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Dating dilemmas for parents

As the age of intimacy reduces, emotional and physical trauma increases, reports Neha Sharma and Rahul Sabharwal.

sex and relationships Updated: Jul 30, 2008 19:55 IST

Even before they become adults, they’re dealing with situations that parents wouldn’t wish them to be in. Kids, as young as 12, have started dating and being physically and emotionally abused.

Dr Gorav Gupta, senior consultant psychiatrist, confirms the increase in the number of such cases. He says that the age of intimacy has comedown from 14-15 to 11-12. As a result, the chances of emotional and physical trauma are higher.

Says Dr Gupta, “Parents often bring them in when they find their children unable to focus. It takes three to six months for them to recover, but if the trauma is deep, the effects may last for a lifetime. Cases come from the age group of 13-18 mostly.”

Aping the West
Repercussions can range from loss of self-esteem to academic problems. In extreme cases, youngsters may try to harm themselves. Psychiatrist Dr Samir Parikh feels the dearth of life-skill training is the problem. Students should be told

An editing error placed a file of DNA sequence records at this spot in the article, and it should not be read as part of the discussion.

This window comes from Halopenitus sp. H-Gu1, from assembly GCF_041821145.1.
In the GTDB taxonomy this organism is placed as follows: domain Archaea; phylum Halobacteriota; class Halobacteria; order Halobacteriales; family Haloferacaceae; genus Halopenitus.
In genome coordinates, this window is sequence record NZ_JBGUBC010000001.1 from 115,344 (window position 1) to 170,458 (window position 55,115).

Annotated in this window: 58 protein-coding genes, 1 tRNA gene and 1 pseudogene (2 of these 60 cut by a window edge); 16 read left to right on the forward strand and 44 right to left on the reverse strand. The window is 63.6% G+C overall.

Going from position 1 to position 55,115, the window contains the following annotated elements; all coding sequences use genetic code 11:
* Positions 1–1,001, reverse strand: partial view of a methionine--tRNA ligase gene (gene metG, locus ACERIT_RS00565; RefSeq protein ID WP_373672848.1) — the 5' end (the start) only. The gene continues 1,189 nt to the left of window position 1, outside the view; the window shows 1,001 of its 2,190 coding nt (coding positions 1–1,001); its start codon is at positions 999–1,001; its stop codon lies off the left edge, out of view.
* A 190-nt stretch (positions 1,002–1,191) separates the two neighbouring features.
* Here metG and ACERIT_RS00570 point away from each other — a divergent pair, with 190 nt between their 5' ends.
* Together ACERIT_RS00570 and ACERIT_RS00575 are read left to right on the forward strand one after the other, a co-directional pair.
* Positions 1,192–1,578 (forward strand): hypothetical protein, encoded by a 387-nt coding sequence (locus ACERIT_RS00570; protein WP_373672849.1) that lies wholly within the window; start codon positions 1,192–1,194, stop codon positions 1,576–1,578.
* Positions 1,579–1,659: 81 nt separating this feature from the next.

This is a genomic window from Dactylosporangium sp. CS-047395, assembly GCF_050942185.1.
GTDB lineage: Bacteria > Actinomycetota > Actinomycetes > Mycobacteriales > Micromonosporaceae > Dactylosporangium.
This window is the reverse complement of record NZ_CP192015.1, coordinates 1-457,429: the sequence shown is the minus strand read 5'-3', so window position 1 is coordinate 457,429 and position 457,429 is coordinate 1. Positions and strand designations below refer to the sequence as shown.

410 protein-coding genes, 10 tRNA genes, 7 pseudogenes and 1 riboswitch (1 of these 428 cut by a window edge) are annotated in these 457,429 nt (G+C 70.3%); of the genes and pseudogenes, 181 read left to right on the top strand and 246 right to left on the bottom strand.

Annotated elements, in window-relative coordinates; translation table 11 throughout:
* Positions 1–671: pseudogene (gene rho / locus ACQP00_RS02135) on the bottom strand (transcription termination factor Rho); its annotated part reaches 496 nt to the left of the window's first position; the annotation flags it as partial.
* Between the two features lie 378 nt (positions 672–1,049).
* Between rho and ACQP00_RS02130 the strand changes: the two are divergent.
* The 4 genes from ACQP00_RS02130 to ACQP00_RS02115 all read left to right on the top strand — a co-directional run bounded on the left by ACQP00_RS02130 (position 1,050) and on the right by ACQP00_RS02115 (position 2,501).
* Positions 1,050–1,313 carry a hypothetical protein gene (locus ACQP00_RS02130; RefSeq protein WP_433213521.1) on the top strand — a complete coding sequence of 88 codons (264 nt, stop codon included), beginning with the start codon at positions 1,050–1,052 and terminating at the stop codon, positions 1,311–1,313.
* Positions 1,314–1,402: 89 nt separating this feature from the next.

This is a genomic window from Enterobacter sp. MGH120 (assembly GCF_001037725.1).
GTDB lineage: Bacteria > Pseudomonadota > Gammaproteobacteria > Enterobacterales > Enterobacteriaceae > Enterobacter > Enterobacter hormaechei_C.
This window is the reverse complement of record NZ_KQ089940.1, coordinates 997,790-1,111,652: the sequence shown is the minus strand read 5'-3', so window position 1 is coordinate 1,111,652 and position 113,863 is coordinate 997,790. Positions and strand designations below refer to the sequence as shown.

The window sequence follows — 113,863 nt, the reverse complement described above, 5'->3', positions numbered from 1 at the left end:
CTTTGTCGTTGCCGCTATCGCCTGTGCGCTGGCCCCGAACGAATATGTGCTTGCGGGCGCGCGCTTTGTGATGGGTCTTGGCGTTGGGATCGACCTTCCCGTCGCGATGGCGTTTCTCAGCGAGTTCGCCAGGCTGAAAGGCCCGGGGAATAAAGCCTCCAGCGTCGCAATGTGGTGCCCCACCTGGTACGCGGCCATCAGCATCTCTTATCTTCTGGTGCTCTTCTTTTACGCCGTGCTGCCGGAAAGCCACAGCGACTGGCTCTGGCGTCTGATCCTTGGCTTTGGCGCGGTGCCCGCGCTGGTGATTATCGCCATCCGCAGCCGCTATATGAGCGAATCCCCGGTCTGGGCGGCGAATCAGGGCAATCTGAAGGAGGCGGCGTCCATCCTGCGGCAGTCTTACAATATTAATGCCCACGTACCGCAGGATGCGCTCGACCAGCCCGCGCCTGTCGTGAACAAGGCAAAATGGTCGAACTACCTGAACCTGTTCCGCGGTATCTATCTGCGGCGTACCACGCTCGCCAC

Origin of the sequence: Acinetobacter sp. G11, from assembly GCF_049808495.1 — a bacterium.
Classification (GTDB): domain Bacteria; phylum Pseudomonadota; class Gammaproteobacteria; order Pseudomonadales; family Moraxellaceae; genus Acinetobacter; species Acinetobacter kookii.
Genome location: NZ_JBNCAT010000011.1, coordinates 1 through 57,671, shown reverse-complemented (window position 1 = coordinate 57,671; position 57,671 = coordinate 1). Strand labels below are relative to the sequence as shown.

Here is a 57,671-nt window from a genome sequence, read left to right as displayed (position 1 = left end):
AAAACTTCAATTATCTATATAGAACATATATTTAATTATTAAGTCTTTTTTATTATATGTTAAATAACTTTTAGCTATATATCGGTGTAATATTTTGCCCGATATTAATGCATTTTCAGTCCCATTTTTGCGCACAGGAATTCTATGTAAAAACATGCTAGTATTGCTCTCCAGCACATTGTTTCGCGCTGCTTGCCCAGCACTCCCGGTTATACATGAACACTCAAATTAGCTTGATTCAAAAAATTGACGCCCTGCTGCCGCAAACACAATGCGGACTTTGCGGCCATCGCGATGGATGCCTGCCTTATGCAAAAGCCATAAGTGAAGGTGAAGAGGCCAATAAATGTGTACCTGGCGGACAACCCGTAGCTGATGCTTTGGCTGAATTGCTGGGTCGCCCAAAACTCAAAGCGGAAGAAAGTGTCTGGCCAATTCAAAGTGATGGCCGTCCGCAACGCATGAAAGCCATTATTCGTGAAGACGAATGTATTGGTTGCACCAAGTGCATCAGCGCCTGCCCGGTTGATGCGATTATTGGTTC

what acting responsibly really means, he asserts.

Young girls complain of getting beaten up by their boyfriends and boys suffer from complexes. Sometimes these kids are so attached to the abuser that they aren’t able to see the mess they are in, say experts. Psychiatrists feel that aping Western culture is to blame.

“Children want things fast. They have become aware of sex and want to fulfill their needs,” says Dr Deepak Raheja.

“Girls as young as 12 are harassed by 26-year-old men who con them. Some parents bring in teenage boys who are abusing their girlfriends.” The solution, he says, is good parenting: “That will bring them back on track.”